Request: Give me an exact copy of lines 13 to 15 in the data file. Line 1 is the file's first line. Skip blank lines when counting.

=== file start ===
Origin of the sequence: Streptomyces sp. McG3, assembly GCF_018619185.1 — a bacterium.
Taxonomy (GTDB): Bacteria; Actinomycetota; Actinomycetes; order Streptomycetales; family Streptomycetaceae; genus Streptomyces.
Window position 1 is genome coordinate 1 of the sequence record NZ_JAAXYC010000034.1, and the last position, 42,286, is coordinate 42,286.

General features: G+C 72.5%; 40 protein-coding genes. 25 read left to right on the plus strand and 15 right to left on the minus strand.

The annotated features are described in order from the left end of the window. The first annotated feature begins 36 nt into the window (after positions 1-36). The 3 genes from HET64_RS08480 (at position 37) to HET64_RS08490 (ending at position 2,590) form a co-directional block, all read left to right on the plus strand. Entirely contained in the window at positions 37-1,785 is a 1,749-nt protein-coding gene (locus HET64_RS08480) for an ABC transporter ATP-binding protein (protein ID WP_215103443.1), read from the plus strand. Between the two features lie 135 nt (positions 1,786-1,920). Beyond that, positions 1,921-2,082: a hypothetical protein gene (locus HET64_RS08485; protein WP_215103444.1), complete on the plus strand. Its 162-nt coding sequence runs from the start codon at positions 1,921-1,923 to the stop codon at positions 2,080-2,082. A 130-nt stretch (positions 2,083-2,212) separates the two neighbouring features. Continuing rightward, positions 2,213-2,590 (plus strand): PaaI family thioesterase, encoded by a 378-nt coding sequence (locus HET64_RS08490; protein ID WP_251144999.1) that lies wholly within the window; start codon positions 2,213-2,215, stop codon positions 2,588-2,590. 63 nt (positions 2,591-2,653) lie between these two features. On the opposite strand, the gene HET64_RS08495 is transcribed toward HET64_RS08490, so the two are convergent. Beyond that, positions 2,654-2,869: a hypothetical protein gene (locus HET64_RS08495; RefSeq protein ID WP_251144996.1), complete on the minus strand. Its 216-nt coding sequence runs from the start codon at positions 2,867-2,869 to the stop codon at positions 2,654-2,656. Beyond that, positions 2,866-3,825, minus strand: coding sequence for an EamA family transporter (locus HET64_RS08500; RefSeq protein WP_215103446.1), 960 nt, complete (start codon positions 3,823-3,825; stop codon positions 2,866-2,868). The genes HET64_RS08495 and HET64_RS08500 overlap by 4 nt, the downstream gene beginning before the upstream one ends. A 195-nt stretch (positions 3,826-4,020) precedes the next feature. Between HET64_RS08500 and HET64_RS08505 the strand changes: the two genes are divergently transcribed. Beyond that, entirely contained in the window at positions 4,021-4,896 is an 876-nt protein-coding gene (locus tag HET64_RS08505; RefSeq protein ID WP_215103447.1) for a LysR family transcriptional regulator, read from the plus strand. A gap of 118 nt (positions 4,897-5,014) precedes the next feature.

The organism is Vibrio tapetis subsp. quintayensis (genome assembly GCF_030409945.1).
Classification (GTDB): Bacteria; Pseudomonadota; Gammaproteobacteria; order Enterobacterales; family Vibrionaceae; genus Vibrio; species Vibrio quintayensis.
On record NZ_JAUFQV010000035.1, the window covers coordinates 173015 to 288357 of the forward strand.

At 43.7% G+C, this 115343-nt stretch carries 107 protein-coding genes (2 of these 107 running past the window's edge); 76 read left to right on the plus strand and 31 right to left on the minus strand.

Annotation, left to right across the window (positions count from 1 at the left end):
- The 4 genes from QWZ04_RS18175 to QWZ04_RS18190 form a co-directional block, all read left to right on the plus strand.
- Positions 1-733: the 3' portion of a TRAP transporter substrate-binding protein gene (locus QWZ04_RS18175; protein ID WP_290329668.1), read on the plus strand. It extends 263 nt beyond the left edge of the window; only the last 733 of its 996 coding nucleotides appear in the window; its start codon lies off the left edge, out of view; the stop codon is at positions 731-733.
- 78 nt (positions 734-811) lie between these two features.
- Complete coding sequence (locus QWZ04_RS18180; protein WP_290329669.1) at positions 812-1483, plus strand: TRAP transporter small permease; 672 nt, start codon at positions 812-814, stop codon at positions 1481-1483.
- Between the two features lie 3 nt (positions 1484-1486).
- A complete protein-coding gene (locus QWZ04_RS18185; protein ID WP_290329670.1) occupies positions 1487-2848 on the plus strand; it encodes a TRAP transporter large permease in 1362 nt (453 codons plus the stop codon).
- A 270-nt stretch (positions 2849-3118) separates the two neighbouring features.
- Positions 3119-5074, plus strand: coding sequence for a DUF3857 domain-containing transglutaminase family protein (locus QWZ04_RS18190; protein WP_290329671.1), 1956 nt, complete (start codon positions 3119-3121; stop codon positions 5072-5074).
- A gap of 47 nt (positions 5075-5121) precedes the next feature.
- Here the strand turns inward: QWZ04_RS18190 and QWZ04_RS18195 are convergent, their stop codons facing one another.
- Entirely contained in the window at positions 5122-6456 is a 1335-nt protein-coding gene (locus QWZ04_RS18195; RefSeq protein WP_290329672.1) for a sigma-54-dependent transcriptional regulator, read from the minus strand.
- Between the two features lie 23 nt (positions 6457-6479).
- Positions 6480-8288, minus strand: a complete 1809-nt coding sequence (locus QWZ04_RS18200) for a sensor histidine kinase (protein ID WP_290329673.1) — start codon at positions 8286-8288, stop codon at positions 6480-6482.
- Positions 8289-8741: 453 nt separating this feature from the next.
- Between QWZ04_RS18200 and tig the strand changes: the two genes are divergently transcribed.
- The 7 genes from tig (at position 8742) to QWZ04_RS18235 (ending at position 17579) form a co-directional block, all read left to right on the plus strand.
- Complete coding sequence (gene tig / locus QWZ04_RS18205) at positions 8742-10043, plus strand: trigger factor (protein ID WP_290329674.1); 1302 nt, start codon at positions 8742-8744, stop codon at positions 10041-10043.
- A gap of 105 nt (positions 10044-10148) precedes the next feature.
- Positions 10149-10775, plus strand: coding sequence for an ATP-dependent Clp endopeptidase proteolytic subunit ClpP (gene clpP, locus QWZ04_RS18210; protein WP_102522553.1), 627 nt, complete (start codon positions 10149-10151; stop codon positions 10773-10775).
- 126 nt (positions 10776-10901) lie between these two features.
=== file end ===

- 78 nt (positions 734-811) lie between these two features.
- Complete coding sequence (locus QWZ04_RS18180; protein WP_290329669.1) at positions 812-1483, plus strand: TRAP transporter small permease; 672 nt, start codon at positions 812-814, stop codon at positions 1481-1483.
- Between the two features lie 3 nt (positions 1484-1486).